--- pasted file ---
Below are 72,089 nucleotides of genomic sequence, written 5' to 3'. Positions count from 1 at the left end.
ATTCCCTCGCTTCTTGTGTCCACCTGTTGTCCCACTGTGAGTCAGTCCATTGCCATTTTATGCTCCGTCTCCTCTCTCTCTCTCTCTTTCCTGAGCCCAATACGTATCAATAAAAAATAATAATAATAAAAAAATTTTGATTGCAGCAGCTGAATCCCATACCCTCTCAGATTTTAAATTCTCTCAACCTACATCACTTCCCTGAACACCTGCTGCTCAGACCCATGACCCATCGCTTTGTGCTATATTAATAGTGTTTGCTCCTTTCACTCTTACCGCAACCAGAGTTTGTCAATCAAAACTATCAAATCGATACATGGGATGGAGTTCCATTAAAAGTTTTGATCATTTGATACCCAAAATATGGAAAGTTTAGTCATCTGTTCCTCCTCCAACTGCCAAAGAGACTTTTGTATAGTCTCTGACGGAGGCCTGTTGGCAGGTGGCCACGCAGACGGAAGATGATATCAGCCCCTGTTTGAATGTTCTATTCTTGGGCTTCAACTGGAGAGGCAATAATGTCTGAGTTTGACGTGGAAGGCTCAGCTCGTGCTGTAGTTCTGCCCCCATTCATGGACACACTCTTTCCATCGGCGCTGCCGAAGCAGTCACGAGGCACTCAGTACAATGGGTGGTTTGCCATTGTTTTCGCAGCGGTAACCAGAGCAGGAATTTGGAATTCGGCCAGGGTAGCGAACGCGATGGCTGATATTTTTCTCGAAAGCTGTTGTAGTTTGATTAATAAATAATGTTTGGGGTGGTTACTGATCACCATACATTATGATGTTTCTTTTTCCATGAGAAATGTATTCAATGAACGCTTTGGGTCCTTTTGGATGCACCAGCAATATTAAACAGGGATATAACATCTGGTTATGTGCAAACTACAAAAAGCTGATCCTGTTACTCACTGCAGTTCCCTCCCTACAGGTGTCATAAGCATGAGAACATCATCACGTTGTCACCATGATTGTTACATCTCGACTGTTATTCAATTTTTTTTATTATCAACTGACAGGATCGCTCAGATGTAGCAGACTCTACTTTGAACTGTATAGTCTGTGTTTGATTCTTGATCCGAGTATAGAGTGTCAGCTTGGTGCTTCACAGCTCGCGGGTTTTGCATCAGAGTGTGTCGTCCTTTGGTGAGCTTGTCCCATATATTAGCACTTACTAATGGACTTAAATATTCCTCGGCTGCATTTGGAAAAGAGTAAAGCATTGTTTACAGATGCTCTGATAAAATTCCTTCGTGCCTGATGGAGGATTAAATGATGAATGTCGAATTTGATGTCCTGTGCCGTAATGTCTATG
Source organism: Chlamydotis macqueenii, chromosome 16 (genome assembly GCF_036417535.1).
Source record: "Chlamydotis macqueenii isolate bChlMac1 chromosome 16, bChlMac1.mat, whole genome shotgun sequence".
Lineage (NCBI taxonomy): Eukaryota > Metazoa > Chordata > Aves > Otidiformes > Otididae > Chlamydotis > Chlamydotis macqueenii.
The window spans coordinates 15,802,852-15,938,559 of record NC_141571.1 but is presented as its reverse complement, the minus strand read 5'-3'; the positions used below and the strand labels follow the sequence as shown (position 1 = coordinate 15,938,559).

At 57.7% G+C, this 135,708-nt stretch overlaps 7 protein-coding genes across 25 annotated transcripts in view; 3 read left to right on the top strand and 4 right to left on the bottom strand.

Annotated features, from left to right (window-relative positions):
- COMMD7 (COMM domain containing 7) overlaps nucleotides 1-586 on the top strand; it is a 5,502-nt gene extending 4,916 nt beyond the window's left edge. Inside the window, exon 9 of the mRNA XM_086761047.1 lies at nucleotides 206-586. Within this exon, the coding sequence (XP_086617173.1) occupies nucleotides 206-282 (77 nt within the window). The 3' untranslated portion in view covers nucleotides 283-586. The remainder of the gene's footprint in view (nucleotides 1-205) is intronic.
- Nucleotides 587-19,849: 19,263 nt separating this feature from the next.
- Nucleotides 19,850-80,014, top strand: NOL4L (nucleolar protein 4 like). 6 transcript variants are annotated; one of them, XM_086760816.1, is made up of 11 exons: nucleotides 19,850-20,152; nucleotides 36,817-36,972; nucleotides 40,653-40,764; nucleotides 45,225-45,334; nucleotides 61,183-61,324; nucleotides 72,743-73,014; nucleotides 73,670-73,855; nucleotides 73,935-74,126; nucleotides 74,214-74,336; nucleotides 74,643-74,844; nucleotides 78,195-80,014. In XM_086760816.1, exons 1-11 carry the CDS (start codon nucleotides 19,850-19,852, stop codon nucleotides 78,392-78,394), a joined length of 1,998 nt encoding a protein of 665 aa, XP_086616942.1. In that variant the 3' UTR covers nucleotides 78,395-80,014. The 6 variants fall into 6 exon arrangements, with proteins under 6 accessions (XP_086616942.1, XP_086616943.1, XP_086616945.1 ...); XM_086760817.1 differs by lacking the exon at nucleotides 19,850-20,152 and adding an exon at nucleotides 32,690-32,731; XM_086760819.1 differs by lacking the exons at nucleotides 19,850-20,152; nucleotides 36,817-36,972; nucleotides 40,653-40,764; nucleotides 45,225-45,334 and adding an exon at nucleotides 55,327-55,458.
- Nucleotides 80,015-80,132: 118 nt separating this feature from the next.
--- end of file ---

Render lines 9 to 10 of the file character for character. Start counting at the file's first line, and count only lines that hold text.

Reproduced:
- COMMD7 (COMM domain containing 7) overlaps nucleotides 1-586 on the top strand; it is a 5,502-nt gene extending 4,916 nt beyond the window's left edge. Inside the window, exon 9 of the mRNA XM_086761047.1 lies at nucleotides 206-586. Within this exon, the coding sequence (XP_086617173.1) occupies nucleotides 206-282 (77 nt within the window). The 3' untranslated portion in view covers nucleotides 283-586. The remainder of the gene's footprint in view (nucleotides 1-205) is intronic.
- Nucleotides 587-19,849: 19,263 nt separating this feature from the next.